Models were developed to determine the best pooling strategy for a given testing situation. Four questions were identified as key to this process. (i) What practical considerations restrict the pooling strategies available to the laboratory? (ii) How do pool size and the choice of assay for NAAT affect the ability of a pooling algorithm to detect patients with AHI in a testing population? (ii) Given the assay and maximum pool size, what efficiencies can be expected for different pooling strategies in testing populations with different prevalences of AHI? (iv) How can pooling strategies be expected to impact the accuracy of NAAT results, in terms of the PPV?
The first question, addressed in the Discussion, considers throughput (number of samples to be processed per unit time), desired turnaround time, and available resources (budget, technology, personnel, assays) and frames the range of strategies a laboratory can consider for a real-world application. The three remaining questions were addressed using appropriate statistical models as described below.
We examined the three testing strategies shown in Fig. Fig.1.1. The first was the two-stage Dorfman minipool strategy (or “D2”) (5). In the first stage of D2, the master pool comprising all specimens is tested; if the master pool tests positive, all component individual specimens are tested (the second of the two stages). The second strategy was an extension of D2 into a three-stage hierarchical form (“D3”) (8, 13), in which a master pool is first tested; if the master pool tests positive, then the component subpools are tested. Last, the individual specimens which comprise each positive subpool are tested. Only “square” D3 pools were examined (e.g., a master pool of 25 comprising 5 subpools of 5 specimens each), as this configuration of D3 is approximately optimal in the absence of test error (8). The third pooling strategy was a two-dimensional array (“A2m”) with master pool testing (15, 16). As in D2 and D3, the master pool is tested in the first stage of A2m; if the master pool tests positive, then pools comprising all specimens of each row and each column of the array are tested simultaneously. All specimens at points of intersection between positive rows and positive columns are then retested. In the event of a positive row but no positive columns (or vice versa), all specimens in the positive row are tested. Since testing row and column pools occurs in a single step of the testing process, A2m (like D3) is a three-stage pooling algorithm. Only A2m algorithms with an equal number of rows and columns were considered.
In most published examples of specimen pooling to identify AHI (10, 27-29, 32), individual specimens were first screened for chronic HIV infection using an ELISA for antibodies; ELISA-negative specimens were then pooled and tested using HIV NAAT for the presence of virus. We therefore defined AHI prevalence as the proportion of antibody-negative individuals in the population of interest who would individually test positive by NAAT. By definition, prevalent AHI cases fall within a time window bounded by the date at which an individual would first test positive by NAAT and the date at which that individual would first test positive by ELISA. The expected length of this sensitivity window (w) (i.e., the expected number of days between NAAT positivity and seroconversion) depends on the particular ELISA and NAAT being employed (19, 35). Given a NAAT with a lower limit of detection (LLD) of 100 copies/ml, Fiebig et al. (7) estimated that w would be 84 days (95% confidence interval [CI], 42 to 125) for a second-generation ELISA, 9 days (95% CI, 5 to 12) for a third-generation ELISA, and 5 (95% CI, 2 to 9) for a fourth-generation ELISA (which includes antigen as well as antibody testing).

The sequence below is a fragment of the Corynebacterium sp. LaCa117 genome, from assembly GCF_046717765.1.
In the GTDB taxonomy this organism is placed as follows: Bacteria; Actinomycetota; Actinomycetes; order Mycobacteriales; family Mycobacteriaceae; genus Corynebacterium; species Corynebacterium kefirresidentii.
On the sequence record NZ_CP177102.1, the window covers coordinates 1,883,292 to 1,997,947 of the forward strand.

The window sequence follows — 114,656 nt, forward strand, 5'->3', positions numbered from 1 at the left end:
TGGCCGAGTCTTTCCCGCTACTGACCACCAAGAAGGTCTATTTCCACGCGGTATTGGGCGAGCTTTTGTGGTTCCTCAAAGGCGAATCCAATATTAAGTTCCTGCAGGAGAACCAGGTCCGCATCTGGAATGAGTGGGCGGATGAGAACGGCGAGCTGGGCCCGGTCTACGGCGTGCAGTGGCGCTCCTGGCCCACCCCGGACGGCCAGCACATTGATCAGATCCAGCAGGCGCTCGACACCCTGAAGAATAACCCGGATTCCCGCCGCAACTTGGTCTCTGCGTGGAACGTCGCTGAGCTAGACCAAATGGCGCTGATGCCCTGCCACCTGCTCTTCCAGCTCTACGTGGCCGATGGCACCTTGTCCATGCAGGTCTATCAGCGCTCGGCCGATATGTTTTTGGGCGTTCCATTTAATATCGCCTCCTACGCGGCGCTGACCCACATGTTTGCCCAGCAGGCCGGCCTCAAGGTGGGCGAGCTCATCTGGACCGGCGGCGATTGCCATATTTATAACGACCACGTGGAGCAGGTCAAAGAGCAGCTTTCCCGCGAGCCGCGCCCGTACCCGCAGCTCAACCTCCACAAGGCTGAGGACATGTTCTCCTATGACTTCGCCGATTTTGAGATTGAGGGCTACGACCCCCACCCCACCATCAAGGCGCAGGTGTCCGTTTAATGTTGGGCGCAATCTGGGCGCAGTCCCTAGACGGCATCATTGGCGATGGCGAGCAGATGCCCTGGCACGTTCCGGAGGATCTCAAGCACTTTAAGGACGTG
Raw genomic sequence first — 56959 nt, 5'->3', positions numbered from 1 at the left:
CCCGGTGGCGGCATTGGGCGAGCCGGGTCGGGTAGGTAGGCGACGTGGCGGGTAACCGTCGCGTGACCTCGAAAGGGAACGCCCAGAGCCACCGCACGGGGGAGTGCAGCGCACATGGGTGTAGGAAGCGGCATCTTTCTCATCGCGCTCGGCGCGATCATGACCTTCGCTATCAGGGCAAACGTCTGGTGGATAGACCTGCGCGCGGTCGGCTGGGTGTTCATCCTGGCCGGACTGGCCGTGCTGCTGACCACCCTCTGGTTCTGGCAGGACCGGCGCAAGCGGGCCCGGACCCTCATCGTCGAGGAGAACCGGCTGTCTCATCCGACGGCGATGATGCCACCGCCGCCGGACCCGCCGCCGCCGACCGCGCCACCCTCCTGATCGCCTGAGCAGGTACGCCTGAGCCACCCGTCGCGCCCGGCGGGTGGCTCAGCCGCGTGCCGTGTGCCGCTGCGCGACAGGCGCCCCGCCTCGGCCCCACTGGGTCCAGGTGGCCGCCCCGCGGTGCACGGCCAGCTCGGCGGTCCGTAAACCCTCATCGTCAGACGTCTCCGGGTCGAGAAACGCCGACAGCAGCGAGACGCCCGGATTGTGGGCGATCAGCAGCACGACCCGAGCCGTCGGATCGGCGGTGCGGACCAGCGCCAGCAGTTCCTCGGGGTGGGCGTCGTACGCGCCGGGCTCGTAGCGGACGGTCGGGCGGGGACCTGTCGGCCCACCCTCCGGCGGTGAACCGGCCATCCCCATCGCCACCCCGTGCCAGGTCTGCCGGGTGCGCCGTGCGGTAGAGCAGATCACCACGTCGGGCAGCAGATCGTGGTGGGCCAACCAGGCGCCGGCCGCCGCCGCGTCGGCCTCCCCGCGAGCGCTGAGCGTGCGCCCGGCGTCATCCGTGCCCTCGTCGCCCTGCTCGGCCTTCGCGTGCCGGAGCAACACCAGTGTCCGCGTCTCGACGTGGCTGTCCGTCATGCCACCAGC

While the maximum acceptable pool size (MAPS) for a pooling application is driven in part by logistical considerations (see Discussion), pooling almost always results in the loss of sensitivity compared to individual testing. Thus, bounding pool size may also be necessary to limit loss of sensitivity. We defined pooling algorithm sensitivity (PAS) as the probability that a truly positive specimen will be declared positive by a particular pooling algorithm, and assay sensitivity as the probability that a truly positive specimen will be declared positive by an individual NAAT. PAS was modeled as a function of assay sensitivity under the following assumptions. (i) AHI cases present uniformly throughout the sensitivity window period. (ii) During the first weeks of AHI, an individual's viral load rapidly increases from being undetectable to very high levels (>107 copies/ml) at a constant exponential rate R (7); thereafter, HIV remains detectable by any available NAAT. (iii) The probability a pool is declared positive is a deterministic function of the amount of virus in the pool. (iv) PAS is affected by dilution only in the first stage of a pooling algorithm. Assumption iv is based on the intuition that viral load will increase in subpools compared to positive master pools due to decreased dilution. Thus, if a master pool correctly tests positive, one would expect at least one subpool to also test positive. This expectation is in line with laboratory experience in North Carolina (27, 28), Seattle (32), and South Africa (33), where positive master pools have rarely failed to give rise to at least one positive subpool.